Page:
When buying a mattress, stay away from these sales traps.

It’s understandable if you get tense when thinking about buying a mattress. A mattress is a large, once-in-a-decade purchase for many clients, and no one wants to spend more than they have to. However, the success of merchants (whether online or in-store) is determined by their ability to separate you from your money. You may criticize them for it, but that’s their livelihood. Regardless, this creates an unpleasant dynamic. To relieve the pressure—and, more significantly, to place a purchase order that makes you happy—we spoke with mattress experts and business consultants about common tactics used by vendors to persuade you to buy, as well as how to avoid them.

Claims that aren’t exact about “premium” high quality


Mattress salespeople, both online and in-store, adore the term “premium,” and they use it to describe a wide range of features, from foam to coils to cover materials. The same can be said for the terms superior, pure, and high-performance. As a result, it’s best to ask for specifics: What is the material used to make the mattress? Ron Rudzin, the CEO of Saatva, stated that he believes it is important to get “granular,” and we agree. Inquire about the number of layers, foam density, and the quantity and gauge (thickness) of the coils. Different people’s needs may differ, as we explain in our mattress buying guide, but most memory foams should have densities of at the very least three kilos per cubic foot (Four or 5 kilos per cubic foot should you weigh greater than 200 kilos). Innerspring picks with 1,000 coils (in a queen) and grades of 13 to 15 are more expensive. If a company or a mattress store can’t (or won’t) give this information, then its mattresses aren’t likely to be premium.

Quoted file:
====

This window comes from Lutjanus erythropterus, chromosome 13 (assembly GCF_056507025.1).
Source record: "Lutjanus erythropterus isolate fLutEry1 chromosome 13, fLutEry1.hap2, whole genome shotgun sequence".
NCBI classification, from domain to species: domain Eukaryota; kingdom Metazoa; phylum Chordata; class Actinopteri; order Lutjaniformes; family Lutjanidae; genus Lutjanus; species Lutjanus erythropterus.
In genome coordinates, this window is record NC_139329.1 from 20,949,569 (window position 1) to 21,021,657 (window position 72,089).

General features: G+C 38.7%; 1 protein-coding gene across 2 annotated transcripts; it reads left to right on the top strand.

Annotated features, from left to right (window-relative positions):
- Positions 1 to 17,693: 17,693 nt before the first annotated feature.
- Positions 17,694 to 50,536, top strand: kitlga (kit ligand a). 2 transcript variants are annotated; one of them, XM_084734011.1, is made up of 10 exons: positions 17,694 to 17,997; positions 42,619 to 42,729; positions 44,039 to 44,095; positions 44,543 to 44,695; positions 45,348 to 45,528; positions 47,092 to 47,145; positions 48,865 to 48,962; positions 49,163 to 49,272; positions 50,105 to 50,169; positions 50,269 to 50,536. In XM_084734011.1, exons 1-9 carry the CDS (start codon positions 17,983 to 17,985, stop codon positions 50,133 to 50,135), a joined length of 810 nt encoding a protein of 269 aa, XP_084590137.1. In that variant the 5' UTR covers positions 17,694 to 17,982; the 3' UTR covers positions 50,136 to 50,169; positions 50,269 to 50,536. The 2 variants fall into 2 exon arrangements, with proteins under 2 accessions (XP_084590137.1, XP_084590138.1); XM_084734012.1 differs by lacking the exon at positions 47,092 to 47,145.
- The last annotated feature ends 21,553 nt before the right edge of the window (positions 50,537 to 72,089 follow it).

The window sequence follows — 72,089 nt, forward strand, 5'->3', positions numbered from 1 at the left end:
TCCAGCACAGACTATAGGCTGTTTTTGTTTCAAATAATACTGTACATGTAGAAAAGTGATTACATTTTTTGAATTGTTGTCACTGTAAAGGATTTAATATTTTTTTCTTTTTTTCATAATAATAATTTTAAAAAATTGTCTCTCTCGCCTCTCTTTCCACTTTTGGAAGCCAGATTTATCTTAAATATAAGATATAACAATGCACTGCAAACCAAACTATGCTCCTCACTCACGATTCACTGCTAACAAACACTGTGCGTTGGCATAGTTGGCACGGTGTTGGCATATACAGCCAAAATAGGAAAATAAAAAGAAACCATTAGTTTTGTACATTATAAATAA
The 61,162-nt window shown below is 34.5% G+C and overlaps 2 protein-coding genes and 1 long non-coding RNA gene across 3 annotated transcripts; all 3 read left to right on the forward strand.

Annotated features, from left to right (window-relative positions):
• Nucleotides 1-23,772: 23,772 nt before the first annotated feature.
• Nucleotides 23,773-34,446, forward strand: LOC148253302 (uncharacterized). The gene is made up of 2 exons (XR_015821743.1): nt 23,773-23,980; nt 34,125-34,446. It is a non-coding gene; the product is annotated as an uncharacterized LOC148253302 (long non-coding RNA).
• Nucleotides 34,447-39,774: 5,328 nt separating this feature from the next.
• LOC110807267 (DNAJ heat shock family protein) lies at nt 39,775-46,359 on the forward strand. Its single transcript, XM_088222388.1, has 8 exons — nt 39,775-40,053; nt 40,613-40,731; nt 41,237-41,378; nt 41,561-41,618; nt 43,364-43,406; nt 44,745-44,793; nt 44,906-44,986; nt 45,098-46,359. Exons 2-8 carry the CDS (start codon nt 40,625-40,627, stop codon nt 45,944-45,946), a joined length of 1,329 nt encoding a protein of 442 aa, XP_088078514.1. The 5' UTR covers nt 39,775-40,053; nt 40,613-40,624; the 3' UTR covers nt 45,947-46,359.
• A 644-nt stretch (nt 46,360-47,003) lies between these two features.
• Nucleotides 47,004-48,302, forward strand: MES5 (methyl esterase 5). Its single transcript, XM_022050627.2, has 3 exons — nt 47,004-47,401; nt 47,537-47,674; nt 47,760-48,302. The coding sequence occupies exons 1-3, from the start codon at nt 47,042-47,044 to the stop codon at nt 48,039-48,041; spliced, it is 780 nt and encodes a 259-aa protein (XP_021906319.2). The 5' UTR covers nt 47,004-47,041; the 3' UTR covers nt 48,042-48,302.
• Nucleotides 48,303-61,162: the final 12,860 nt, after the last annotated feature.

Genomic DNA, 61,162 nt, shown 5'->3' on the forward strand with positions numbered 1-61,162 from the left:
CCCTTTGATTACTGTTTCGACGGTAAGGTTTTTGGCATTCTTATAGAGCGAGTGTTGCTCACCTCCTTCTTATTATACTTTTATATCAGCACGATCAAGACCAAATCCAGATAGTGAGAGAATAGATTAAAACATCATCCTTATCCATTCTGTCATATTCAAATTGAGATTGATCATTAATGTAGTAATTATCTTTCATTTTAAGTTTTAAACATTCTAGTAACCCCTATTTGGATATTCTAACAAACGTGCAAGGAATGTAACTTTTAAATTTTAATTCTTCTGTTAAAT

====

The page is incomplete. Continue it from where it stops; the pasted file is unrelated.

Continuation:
“Exclusive” promises that aren’t exclusive


Mattress stores and chains frequently advertise that they have a “one-of-a-kind” mattress from a specific model that you should buy only from them. However, in most cases, the unique mattress is a near-clone of another mannequin from the same model that is available elsewhere, and hence has a higher value. According to Eddie Bekov, creator and proprietor of Futonland in New York Metropolis, these little changes in design and model names make comparison purchasing difficult. So go to the model’s website and familiarize yourself with its options and basic elements. Then use these details to find similar outfits in different stores.

Costs are inflated and then slashed.


Mattress retailers can play pricing games by marking up the price above the producer’s suggested retail value (MSRP), then slashing it and declaring an artificially sparkling “low cost.” (Online mattress stores have their own version of this, marketing products as “on-sale” from its MSRP, despite the fact that they rarely—if ever—provide it at full value.) Before you go inside the store, look up the MSRP of any mattress you’re interested in and figure out how much you’re willing to spend. Nonetheless, it is going to be simple. “By definition, mattress shopping is an adversarial process—a it’s zero-sum game,” said Utpal Dholakia, Ph.D., an advertising professor at Rice University’s Jones Graduate College of Business and the creator of Psychology Today’s The Science Behind Behavior blog. “It’s essential to be informed, and it’s crucial to have agency.” If a salesperson’s pay is based on commission, a lower price means a lower commission, according to Rafi Mohammed, Ph.D., author of The Art of Pricing and Harvard Business Review contributor. However, if you shop near the end of the month, when salespeople may be more motivated to meet their sales targets, you may be able to get a better deal.